Now that we’re well and truly into Winter the flower market is filled with Cymbidium Orchids, sold both as cut flowers and plants. They are incredible flowers to keep as plants, coming in lots of colours from soft white, cream, green and pink through to oranges, apricots, browns, reds, burgundy, and yellows, and their spikes can have anywhere from 5 to 25 flowers on them.
Keeping them alive for more than a few months seems to be a very elusive skill, and getting them to flower again even more so!! But when they do they are soooo beautiful. We often get asked how best to care for them, so we’ve put together a few tips for you.
Image Source: Maitland Mercury
How long do they last?
Once flowering, the plants can last between 1-3 months.
How Much Light Is Needed?
Cymbidium Orchids (or “Cymbids” as many growers and florists call them) survive best in medium to bright light. They don't like direct sunlight, this can burn them.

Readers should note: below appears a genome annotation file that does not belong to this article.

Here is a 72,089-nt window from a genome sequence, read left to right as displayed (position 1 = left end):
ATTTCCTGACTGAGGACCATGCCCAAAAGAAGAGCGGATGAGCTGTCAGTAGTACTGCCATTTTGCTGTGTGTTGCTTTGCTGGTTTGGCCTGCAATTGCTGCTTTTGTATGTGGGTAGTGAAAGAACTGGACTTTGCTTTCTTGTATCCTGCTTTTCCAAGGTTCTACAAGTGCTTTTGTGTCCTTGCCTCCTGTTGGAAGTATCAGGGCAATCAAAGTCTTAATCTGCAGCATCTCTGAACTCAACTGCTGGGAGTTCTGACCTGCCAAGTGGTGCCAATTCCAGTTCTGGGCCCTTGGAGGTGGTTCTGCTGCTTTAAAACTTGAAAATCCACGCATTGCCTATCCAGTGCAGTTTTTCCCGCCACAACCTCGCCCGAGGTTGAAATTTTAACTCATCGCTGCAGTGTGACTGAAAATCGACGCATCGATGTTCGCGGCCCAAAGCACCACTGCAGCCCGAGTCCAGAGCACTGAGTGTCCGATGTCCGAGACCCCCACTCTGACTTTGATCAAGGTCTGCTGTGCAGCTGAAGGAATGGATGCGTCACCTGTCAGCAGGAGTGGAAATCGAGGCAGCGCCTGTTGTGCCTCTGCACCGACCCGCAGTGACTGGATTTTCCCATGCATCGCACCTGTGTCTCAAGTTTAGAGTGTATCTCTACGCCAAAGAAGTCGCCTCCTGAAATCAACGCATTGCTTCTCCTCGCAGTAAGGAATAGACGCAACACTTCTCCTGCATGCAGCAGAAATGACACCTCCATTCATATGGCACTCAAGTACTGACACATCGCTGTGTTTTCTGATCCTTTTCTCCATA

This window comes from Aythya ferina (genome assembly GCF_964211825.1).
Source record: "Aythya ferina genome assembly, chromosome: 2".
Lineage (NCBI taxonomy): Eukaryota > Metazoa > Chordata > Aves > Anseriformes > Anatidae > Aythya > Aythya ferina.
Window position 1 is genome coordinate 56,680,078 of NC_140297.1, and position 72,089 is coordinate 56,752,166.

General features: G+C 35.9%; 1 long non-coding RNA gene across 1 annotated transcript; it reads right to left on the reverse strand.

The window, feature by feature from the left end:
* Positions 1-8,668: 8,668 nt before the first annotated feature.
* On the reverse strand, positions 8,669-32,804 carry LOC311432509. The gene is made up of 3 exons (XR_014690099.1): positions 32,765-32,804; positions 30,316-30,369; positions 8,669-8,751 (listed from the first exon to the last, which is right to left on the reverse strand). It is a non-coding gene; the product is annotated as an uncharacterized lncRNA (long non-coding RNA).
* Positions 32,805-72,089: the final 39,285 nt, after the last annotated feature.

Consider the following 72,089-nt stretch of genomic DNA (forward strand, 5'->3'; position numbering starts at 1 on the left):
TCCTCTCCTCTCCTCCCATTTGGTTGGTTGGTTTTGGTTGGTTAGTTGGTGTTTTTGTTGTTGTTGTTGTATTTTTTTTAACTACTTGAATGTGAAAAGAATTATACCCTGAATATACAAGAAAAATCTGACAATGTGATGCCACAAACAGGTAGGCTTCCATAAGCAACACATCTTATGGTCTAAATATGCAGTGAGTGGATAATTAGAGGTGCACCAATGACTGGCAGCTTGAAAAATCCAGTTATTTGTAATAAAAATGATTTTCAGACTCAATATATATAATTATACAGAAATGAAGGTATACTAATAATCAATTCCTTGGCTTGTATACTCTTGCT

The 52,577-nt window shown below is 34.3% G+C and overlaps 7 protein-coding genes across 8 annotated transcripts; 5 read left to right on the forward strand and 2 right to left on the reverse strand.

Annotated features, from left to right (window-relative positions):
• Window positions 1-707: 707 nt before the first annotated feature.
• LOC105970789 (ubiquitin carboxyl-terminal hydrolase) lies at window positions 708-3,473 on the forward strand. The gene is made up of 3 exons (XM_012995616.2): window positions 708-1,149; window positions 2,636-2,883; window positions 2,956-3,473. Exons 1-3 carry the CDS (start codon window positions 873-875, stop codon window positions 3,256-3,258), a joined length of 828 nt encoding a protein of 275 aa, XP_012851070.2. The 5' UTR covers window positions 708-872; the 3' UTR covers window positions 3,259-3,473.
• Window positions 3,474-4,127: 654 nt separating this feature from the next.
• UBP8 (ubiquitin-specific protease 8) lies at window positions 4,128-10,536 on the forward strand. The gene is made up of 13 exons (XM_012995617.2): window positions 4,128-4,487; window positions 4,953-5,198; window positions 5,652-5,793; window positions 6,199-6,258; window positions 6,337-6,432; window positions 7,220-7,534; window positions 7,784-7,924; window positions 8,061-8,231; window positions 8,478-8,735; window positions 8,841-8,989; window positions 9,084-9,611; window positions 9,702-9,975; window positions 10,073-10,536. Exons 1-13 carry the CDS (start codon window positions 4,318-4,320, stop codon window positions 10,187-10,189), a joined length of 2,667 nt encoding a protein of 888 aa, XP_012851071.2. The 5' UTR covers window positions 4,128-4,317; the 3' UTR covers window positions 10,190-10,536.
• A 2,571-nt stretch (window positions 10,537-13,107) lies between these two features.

If your orchid is receiving the optimal amount of light the leaves will be a light, yellow-green colour. Too much light will cause the leaves to become too yellow, and too little light will cause them to become a very dark green.
Image Source: @millymouset Instagram
What room temperature is suitable?
Orchids like cooler temperatures, warmer in the day and cooler at night is best, surviving anywhere from 10-26 degrees Celsius.
How often should I water my plant?
Don't leave your orchids to completely dry out, but don't kill them with kindness either - they don't like too much water! And make sure the pot drains well. Water about once a week as a general rule.
Image source: @specialorchids Instagram
How do I get my Cymbidium plant to bloom again?
After it has finished flowering, cut the stems all the way down to the base of the plant. If you are planning on repotting it, the best time to do this is right after it has bloomed, and this should be done about every 2-3 years.
Image Source: @whitemansorchids Instagram
Once you’ve found the perfect spot for your Cymbidium plant, try not to move it because once it's happy it will thrive!
Cover Image: Elise Hassey for Floreat